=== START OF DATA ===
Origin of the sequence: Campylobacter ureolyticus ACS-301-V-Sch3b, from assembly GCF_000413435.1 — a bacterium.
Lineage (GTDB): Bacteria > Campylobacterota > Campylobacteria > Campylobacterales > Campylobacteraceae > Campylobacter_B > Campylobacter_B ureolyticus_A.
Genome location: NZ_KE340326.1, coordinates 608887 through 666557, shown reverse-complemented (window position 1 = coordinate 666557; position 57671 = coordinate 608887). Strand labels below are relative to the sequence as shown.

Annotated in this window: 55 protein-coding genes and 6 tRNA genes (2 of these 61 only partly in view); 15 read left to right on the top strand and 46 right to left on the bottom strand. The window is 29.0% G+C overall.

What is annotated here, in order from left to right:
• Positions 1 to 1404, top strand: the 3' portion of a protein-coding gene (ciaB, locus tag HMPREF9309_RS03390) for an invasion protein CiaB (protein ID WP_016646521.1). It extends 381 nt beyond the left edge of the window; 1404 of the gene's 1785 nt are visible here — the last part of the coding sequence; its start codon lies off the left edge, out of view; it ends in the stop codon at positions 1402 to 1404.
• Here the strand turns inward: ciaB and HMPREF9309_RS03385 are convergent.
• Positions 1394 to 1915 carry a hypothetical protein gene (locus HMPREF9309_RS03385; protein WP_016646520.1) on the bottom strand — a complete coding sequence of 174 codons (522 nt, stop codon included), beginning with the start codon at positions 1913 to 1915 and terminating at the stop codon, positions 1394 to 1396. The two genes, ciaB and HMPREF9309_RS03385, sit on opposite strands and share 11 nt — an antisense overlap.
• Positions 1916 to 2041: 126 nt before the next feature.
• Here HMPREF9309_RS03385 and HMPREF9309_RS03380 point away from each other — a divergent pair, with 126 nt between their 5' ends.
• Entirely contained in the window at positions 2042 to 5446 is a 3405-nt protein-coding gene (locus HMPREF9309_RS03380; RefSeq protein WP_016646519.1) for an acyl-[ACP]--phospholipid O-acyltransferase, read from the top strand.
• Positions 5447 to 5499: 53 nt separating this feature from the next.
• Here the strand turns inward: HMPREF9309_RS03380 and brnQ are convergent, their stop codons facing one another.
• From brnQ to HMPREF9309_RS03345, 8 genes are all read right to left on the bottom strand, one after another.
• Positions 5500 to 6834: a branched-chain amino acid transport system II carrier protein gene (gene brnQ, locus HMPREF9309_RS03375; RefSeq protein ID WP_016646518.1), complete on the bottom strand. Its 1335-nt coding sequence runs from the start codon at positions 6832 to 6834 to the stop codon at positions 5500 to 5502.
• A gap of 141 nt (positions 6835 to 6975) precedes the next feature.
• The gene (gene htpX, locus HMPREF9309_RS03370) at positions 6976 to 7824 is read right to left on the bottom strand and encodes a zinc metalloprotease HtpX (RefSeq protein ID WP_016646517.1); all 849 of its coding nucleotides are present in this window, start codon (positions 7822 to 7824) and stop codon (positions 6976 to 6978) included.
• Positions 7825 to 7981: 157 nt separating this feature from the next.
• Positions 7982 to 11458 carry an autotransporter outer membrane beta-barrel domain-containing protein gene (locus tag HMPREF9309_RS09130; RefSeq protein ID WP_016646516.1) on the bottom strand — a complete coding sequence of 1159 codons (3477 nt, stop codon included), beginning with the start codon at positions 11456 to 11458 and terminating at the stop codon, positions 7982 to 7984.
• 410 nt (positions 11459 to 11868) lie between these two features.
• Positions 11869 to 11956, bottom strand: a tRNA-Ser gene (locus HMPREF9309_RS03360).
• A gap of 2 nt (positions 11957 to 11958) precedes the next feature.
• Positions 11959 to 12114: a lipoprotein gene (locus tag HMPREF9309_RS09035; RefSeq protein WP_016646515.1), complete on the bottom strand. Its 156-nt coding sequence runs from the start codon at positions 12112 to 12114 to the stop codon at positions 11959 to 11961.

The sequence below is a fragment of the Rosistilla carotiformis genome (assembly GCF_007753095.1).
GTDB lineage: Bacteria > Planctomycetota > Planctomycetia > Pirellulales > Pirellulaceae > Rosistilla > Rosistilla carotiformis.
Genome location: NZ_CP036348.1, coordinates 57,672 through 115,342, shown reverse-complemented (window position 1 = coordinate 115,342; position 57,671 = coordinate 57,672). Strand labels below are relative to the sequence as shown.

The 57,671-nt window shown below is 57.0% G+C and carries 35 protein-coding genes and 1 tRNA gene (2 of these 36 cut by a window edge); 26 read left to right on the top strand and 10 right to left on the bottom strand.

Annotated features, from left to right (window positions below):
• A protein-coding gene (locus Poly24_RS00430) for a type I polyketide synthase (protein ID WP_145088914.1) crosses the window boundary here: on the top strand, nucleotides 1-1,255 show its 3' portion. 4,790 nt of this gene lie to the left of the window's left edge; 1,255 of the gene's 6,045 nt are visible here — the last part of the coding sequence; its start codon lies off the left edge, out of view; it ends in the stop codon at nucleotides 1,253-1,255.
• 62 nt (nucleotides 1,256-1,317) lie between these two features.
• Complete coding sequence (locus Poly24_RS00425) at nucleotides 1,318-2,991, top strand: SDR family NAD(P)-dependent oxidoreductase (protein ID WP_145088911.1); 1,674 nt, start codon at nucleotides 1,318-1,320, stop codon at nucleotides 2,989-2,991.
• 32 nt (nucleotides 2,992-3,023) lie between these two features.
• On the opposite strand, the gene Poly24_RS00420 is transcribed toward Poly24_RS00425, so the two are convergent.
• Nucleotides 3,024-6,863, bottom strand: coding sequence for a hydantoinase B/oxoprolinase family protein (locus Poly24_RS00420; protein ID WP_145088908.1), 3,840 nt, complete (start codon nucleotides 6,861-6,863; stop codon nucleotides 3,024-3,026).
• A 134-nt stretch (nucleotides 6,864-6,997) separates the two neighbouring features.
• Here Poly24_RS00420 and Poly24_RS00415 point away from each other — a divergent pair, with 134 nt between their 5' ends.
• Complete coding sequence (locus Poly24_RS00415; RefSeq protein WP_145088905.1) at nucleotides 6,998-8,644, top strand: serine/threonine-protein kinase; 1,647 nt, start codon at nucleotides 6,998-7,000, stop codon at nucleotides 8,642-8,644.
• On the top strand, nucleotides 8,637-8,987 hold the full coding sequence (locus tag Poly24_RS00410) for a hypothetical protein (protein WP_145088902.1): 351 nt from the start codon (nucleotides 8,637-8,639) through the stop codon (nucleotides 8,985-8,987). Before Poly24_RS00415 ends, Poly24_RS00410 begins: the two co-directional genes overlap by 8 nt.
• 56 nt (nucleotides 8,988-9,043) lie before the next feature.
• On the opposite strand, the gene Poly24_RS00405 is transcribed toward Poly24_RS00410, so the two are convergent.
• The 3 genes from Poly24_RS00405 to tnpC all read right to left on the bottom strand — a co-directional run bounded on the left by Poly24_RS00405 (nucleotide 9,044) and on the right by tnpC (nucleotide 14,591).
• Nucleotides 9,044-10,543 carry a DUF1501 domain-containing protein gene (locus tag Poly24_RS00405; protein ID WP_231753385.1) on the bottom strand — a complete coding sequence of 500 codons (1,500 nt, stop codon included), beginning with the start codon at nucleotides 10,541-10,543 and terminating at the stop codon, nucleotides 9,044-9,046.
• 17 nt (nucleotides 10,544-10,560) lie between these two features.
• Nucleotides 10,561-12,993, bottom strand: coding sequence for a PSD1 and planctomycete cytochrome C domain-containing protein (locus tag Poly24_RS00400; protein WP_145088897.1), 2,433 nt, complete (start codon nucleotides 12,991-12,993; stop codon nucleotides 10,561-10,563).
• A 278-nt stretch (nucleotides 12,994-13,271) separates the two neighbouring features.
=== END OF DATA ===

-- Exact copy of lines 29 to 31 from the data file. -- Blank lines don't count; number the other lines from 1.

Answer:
• A protein-coding gene (locus Poly24_RS00430) for a type I polyketide synthase (protein ID WP_145088914.1) crosses the window boundary here: on the top strand, nucleotides 1-1,255 show its 3' portion. 4,790 nt of this gene lie to the left of the window's left edge; 1,255 of the gene's 6,045 nt are visible here — the last part of the coding sequence; its start codon lies off the left edge, out of view; it ends in the stop codon at nucleotides 1,253-1,255.
• 62 nt (nucleotides 1,256-1,317) lie between these two features.
• Complete coding sequence (locus Poly24_RS00425) at nucleotides 1,318-2,991, top strand: SDR family NAD(P)-dependent oxidoreductase (protein ID WP_145088911.1); 1,674 nt, start codon at nucleotides 1,318-1,320, stop codon at nucleotides 2,989-2,991.